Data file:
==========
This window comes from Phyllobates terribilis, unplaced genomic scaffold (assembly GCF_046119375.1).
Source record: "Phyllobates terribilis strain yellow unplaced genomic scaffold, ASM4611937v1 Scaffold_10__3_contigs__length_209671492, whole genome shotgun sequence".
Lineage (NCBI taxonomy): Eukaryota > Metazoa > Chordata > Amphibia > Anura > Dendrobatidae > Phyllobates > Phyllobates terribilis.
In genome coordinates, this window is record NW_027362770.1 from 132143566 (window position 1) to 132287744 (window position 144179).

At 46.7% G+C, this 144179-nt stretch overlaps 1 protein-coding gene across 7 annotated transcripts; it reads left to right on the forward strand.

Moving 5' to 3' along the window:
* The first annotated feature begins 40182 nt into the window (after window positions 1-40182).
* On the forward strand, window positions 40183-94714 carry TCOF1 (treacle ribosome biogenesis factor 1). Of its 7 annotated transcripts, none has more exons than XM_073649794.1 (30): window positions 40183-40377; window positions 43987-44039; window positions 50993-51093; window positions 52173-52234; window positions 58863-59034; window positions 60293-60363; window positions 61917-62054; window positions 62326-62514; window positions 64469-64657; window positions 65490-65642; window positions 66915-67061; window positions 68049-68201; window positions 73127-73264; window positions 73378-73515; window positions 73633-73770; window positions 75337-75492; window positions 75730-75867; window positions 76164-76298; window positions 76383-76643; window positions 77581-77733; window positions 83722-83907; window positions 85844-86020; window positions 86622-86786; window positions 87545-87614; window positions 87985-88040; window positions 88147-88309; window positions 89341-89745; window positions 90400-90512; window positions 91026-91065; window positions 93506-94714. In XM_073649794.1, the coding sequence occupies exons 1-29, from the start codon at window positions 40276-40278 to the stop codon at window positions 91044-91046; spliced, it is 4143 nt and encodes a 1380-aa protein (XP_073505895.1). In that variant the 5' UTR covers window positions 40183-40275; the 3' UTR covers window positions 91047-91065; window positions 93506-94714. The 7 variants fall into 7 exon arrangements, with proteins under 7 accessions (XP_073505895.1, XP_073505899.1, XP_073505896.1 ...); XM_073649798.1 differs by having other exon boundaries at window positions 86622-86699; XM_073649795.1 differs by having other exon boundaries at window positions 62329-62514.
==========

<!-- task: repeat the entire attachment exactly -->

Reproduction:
This window comes from Phyllobates terribilis, unplaced genomic scaffold (assembly GCF_046119375.1).
Source record: "Phyllobates terribilis strain yellow unplaced genomic scaffold, ASM4611937v1 Scaffold_10__3_contigs__length_209671492, whole genome shotgun sequence".
Lineage (NCBI taxonomy): Eukaryota > Metazoa > Chordata > Amphibia > Anura > Dendrobatidae > Phyllobates > Phyllobates terribilis.
In genome coordinates, this window is record NW_027362770.1 from 132143566 (window position 1) to 132287744 (window position 144179).

At 46.7% G+C, this 144179-nt stretch overlaps 1 protein-coding gene across 7 annotated transcripts; it reads left to right on the forward strand.

Moving 5' to 3' along the window:
* The first annotated feature begins 40182 nt into the window (after window positions 1-40182).
* On the forward strand, window positions 40183-94714 carry TCOF1 (treacle ribosome biogenesis factor 1). Of its 7 annotated transcripts, none has more exons than XM_073649794.1 (30): window positions 40183-40377; window positions 43987-44039; window positions 50993-51093; window positions 52173-52234; window positions 58863-59034; window positions 60293-60363; window positions 61917-62054; window positions 62326-62514; window positions 64469-64657; window positions 65490-65642; window positions 66915-67061; window positions 68049-68201; window positions 73127-73264; window positions 73378-73515; window positions 73633-73770; window positions 75337-75492; window positions 75730-75867; window positions 76164-76298; window positions 76383-76643; window positions 77581-77733; window positions 83722-83907; window positions 85844-86020; window positions 86622-86786; window positions 87545-87614; window positions 87985-88040; window positions 88147-88309; window positions 89341-89745; window positions 90400-90512; window positions 91026-91065; window positions 93506-94714. In XM_073649794.1, the coding sequence occupies exons 1-29, from the start codon at window positions 40276-40278 to the stop codon at window positions 91044-91046; spliced, it is 4143 nt and encodes a 1380-aa protein (XP_073505895.1). In that variant the 5' UTR covers window positions 40183-40275; the 3' UTR covers window positions 91047-91065; window positions 93506-94714. The 7 variants fall into 7 exon arrangements, with proteins under 7 accessions (XP_073505895.1, XP_073505899.1, XP_073505896.1 ...); XM_073649798.1 differs by having other exon boundaries at window positions 86622-86699; XM_073649795.1 differs by having other exon boundaries at window positions 62329-62514.